Apr. 23--Indianapolis Airport Authority chief John D. Clark III, dogged by a legal inquiry into work records at his former job in Florida, is about to get a report card on his first year as head of the airport here.
A committee of the Airport Authority board has begun the chief executive's job review. The full board is expected to vote in May on the review and his pay, which could include bonuses of 18.5 percent or more in 2010 on top of his $270,000-a-year salary.
However, with pay and benefits frozen for other airport staffers this year, Clark said he won't take a bonus this year. He did receive a $37,400 bonus for 2009.
The 49-year-old Clark is receiving strong support from Indianapolis board members. He was hired, in part, for his international connections and to lead a new management style in a recession-bitten era.
Still, a legal inquiry in Florida has put him under a cloud.
The Florida state's attorney in Jacksonville, where Clark was chief of the airport for 14 years, subpoenaed his time sheets for his last three years on the job. Records for his three job-interview visits to Indianapolis early in 2009 also were subpoenaed.
Rich Komando of the Florida state's attorney's office declined to say why authorities want Clark's work schedule or identify the source of complaints about him. Clark has denied any wrongdoing.
In an unrelated matter, Clark faces a reckless-driving citation from the February morning after the Super Bowl in Miami, when he was clocked at 135 mph in his Porsche on I-95 between Miami and Jacksonville.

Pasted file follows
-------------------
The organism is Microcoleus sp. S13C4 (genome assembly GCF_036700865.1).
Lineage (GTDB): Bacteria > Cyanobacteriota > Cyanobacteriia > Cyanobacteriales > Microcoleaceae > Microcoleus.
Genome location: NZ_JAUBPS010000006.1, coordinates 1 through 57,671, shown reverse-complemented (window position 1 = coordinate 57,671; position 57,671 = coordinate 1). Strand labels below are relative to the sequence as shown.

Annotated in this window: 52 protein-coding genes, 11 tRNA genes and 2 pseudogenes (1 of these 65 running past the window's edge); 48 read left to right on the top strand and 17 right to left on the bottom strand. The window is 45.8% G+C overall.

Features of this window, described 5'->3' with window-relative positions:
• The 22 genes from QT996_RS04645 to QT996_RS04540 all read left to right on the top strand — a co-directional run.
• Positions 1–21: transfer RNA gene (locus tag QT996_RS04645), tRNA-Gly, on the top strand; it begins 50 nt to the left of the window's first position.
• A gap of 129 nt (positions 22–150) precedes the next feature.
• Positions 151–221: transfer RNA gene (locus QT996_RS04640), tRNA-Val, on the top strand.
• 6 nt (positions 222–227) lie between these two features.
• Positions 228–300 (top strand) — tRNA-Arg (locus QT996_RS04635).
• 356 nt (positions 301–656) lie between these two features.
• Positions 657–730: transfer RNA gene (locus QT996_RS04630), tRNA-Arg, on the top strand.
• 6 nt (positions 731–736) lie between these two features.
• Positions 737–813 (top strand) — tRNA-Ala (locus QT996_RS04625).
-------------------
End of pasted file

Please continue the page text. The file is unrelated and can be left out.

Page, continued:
Indianapolis airport board President Michael Stayton said the board fully supports Clark's business decisions here, and he thinks Clark's travel expenses here have been appropriate despite critics in Florida who raised questions about his extensive international travel from Jacksonville.
In his first year in Indianapolis, he has expensed 23 business trips at a cost of $36,700.
Two of those trips were for international travel related to his work as immediate past president of the Airports Council International -- North America. He traveled to Manchester, England, and Kuala Lumpur, Malaysia, at a cost of $10,500.
While in Jacksonville, Clark was ACI's chairman, and his international travel was more extensive. He made separate business trips to places such as Paris; London; Shanghai; Buenos Aires, Argentina; and Cairo, all within a year and paid for by the Florida airport.
Stayton sees the travel as important in raising the profile of the airport.
"We've got to use our competitive advantages to become the airport of choice in the Midwest. John's going to have to reach out beyond our national borders to do that," Stayton said.
Clark says the trips are a legitimate part of his job.
"I have been active in this industry for a number of years. That requires travel. What I believe it brings to Indianapolis is a seat at the table when global and national policies are being debated and discussed as it relates to aviation," Clark said.
Call Star reporter Bruce C. Smith at (317) 444-6081.